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How can I define what items to accept in a sortable?

Like, say I have the following pseudo markup:

<ul id="draggable">
   <li>Item 1</li>
   <li>Item 2</li>
   <li class="nodrag">Item 3</li>
   <li>Item 4</li>

<ul id="sortable">


I use the connectToSortable option in the Draggable to connect it to the sortable.

Since I have sortables within sortables (INCEPTION!! ;) ) I want to be able to decide if a draggable is allowed to be dropped on a specific sortable.

How can I do this? I currently use the sortable stop event for manipulating the dropped object - I tried removing the object if it contains the nodrag class, but the "snap" effect is still shown (the effect where the draggable slowly moves into place in the sortable)

Is there any way I can do this?

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1 Answer 1

up vote 2 down vote accepted

I had a similar problem with a drag-and-drop app I was writing. The problem I had was that I had, say, 3 sortable lists like this:

<ul class="apple">  <!--  accepts apples -->

<ul class="apple orange">  <!--  accepts apples and oranges -->

<ul class="orange banana">  <!--  accepts oranges and bananas -->

Then I had another master list with apples, oranges and bananas that could be dragged into these lists. THe problem was obviously to restrict the draggables so that they can't be dropped into incompatible lists.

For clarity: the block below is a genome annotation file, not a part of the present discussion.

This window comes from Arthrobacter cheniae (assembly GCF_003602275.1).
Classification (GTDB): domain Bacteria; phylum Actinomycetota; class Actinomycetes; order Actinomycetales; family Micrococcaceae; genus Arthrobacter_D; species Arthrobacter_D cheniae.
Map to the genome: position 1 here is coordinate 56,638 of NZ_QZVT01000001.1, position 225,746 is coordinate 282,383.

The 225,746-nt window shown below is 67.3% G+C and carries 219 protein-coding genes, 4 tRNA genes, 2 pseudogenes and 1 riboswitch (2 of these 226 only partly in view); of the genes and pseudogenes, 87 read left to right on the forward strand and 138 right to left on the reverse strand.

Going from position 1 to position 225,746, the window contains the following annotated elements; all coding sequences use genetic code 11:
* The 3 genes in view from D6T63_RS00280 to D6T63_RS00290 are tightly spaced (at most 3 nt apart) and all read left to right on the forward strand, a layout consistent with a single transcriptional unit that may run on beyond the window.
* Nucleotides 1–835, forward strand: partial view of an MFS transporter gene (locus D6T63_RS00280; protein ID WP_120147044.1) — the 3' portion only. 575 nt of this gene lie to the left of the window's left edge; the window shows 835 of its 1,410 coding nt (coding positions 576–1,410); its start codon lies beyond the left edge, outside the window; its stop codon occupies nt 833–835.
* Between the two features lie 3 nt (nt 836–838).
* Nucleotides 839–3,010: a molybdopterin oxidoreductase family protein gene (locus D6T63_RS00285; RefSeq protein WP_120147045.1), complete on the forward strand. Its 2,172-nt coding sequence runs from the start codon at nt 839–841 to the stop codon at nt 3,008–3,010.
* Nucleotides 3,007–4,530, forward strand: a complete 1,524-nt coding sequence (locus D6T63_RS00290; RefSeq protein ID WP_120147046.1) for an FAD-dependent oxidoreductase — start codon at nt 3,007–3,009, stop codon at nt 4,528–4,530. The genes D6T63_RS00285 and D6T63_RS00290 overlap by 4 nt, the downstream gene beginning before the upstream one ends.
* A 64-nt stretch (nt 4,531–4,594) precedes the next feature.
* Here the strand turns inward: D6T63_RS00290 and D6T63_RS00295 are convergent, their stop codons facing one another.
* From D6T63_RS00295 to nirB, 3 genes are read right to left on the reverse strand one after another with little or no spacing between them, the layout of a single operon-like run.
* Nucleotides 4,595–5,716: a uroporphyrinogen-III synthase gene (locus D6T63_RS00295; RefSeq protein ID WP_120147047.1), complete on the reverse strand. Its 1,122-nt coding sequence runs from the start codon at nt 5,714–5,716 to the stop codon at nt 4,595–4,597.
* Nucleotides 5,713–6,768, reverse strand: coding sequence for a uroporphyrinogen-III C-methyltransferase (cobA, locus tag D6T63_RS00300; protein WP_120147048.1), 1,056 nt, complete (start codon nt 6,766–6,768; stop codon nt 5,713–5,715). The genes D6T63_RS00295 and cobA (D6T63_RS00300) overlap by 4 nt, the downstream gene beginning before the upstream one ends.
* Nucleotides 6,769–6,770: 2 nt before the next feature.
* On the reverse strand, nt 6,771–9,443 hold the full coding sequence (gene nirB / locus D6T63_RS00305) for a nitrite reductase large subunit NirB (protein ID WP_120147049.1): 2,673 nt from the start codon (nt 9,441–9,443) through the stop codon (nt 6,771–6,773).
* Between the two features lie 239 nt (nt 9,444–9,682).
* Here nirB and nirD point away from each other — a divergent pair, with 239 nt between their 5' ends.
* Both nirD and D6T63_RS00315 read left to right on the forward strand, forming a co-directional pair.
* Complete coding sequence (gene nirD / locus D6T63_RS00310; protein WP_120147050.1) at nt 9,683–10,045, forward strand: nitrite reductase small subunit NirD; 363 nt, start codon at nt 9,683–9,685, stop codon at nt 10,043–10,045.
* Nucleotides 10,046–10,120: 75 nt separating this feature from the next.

What I had to do was use the connectToSortable option on the draggables to specify which lists they could be dropped into. So I might define my draggables like so:

<li class="drag-apple">...</li>
<li class="drag-orange">...</li>
<li class="drag-banana">...</li>

$(li.drag-apple).draggable({ connectToSortable: '.apple', ... });
$(li.drag-orange).draggable({ connectToSortable: '.orange', ... });
$(li.drag-banana).draggable({ connectToSortable: '.banana', ... });

With this in place, the draggables will only target the appropriate lists.

In your case, I'm not sure if the nested sortables creates additional complexity. However, there is a nested sortables plugin that you might want to look at (nested Sortable). Hopefully similar techniques will work there.

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Thank you for your answer, however I redesigned my approach a long time ago. :) –  Jeff May 13 '12 at 18:12
I figured that, but the answer might help others. I don't suppose you can accept it? –  OzBandit May 13 '12 at 19:27
Sure, there you go –  Jeff May 15 '12 at 15:09

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